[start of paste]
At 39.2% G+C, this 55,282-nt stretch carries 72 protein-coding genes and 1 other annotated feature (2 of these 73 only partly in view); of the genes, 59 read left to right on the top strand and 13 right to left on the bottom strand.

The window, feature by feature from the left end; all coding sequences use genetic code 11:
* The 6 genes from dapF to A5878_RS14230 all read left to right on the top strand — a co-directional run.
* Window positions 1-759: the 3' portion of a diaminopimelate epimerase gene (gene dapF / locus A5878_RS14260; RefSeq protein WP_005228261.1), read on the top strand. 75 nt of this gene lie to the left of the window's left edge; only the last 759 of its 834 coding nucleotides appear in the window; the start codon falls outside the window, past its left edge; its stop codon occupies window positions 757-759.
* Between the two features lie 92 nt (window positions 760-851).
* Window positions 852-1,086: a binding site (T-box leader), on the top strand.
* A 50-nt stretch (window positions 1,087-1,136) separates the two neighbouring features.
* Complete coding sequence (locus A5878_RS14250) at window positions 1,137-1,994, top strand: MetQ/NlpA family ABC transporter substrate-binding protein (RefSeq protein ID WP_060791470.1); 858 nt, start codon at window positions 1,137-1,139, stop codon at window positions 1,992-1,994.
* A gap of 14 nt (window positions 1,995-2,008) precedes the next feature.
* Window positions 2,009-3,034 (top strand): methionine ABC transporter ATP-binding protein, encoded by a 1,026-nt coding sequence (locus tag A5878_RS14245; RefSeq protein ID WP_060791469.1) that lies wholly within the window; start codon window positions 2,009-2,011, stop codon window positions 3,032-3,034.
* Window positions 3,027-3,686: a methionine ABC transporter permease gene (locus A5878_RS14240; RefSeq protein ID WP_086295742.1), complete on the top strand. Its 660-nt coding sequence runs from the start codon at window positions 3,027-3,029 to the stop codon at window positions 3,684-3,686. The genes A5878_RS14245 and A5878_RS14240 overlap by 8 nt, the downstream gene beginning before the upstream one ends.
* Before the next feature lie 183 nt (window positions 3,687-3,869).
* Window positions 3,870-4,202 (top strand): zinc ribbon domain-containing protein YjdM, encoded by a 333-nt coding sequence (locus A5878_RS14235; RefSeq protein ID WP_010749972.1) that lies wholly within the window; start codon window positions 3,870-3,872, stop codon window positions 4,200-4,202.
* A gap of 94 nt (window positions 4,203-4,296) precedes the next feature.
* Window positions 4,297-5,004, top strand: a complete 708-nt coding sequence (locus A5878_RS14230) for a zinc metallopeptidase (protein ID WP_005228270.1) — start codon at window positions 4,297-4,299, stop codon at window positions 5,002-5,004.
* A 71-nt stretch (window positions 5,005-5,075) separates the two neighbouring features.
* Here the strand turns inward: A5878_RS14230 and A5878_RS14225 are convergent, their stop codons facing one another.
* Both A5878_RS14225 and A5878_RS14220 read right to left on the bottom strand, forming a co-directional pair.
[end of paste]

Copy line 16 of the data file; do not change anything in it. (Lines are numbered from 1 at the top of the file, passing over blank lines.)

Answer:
* A 71-nt stretch (window positions 5,005-5,075) separates the two neighbouring features.